It is not just the thought of Grand Slam-hunting France searching for their first Six Nations win at Twickenham since 2005 that has generated intrigue for this weekend’s Le Crunch. The match referee, Andrew Brace, offers a compelling subplot above and beyond England’s disciplinary woes in what is seen as a must-win match for both teams.
Brace was in charge for England’s controversial Autumn Nations Cup final victory over France in December last year. Jaco Peyper was originally supposed to be taking charge of this weekend’s fixture but, when he was unable to travel due to restrictions on people arriving from South Africa to the UK, the Six Nations committee decided that Brace was the man for the job.
Considering the appalling backlash that Brace encountered after England’s victory, his appointment for Saturday’s match did raise a few eyebrows, but the Six Nations committee have defied the abusers and put their faith in the Welsh-born official.
But who is he and what happened in December to cause controversy? Telegraph Sport explains all.
Who is he?
The 32-year-old is an international referee, contracted to the Irish Rugby Union, who officiates in the Pro14 and European competitions. Prior to becoming a professional referee, Welsh-born Brace held community rugby roles at both Munster and Cardiff. He was also a keen player while living in Ireland, and played five times for Belgium, qualifying through his father’s family, and also represented them at sevens.
What’s his track record?
Brace refereed his first Test in 2017, a 2019 Rugby World Cup qualifier between Canada and the United States, and also refereed England’s annual tussle with the Barbarians in the same year. The following year, he refereed his first ‘Tier One’ Test, between Argentina and Wales. He has served as a referee and assistant referee in both the Six Nations and Rugby Championship, and featured at the 2019 World Cup in the latter role.
Why is his appointment controversial
Brace was the man with the whistle for England’s victory over France in Dec 2020, a match which required a period of extra-time in order to declare a winner. A second-string French side were on the wrong side of a couple of crucial decisions towards the latter stages of that match, both of which led to England scores and, in turn, their fightback.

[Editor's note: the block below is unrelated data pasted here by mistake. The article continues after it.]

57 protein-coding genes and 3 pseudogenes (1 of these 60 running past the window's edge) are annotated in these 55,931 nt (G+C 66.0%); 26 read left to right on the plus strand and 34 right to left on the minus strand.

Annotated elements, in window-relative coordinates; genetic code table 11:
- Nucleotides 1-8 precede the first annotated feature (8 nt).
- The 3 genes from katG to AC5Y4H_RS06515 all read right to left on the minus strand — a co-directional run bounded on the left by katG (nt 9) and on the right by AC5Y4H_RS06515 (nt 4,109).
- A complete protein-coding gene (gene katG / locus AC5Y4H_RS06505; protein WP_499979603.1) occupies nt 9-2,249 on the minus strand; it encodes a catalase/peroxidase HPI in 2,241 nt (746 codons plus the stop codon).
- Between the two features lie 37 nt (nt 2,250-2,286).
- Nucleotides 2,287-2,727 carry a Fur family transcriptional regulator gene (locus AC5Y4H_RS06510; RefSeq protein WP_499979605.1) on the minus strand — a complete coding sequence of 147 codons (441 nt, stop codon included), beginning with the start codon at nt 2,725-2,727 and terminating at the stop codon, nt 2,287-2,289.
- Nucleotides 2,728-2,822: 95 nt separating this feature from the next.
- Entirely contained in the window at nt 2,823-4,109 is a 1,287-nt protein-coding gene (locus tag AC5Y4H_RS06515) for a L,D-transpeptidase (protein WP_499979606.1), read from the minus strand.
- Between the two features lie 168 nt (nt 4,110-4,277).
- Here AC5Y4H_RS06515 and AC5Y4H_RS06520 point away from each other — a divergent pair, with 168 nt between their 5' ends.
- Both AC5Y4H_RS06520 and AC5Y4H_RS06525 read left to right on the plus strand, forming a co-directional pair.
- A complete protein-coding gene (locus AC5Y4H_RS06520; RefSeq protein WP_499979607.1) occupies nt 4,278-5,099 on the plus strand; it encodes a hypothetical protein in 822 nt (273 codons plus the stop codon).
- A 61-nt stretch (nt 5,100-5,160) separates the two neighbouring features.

France felt that several crucial decisions went against them in the cup-final loss, with head coach Fabien Galthié saying after the match that “the game was won by decisions not actions… losing because of decisions is hard”. Brace ruled against France in two borderline incidents – by back-rowers Cameron Woki and Selevasio Tolofua – and also missed a potential knock-on in the build-up to England’s late, game-saving try.
Galthié’s assistant, Shaun Edwards, told BT Sport after the match: “We’d like to have a bit of an explanation about the knock-on in the last tackle which led to a try.
“There was a knock-on in the lead-up. The referees can’t see everything and neither can the touch judges but we were a little bit disappointed… the TMO could have interfered in that decision.”
As revealed by Telegraph Sport, the backlash that Brace received following his decisions in that match led to European Professional Club Rugby standing him down from Exeter Chiefs’ (eventually postponed) Champions Cup match in Toulouse. EPCR cited “welfare” concerns as the main driver for switching Brace from a France-based fixture, with the 32-year-old taking charge of Wasps’ victory over Montpellier at the Ricoh Arena instead.
If familiarity breeds contempt, then referee Andrew Brace might benefit from a few glances over his shoulder at Twickenham on Saturday, but that was not the first time that the official had found himself in the midst of high-profile controversy.
Brace was the referee for Bath’s infamous 2018 Champions Cup loss to Toulouse, a match made notorious by Freddie Burns having the ball knocked out of his hands over French side’s tryline. Bath were left furious by Brace’s leniency towards two Toulouse tackles, both of which resulted in citings and bans for the respective players – Jerome Kaino and Lucas Pointud – but neither of which received any on-field sanction at the Rec.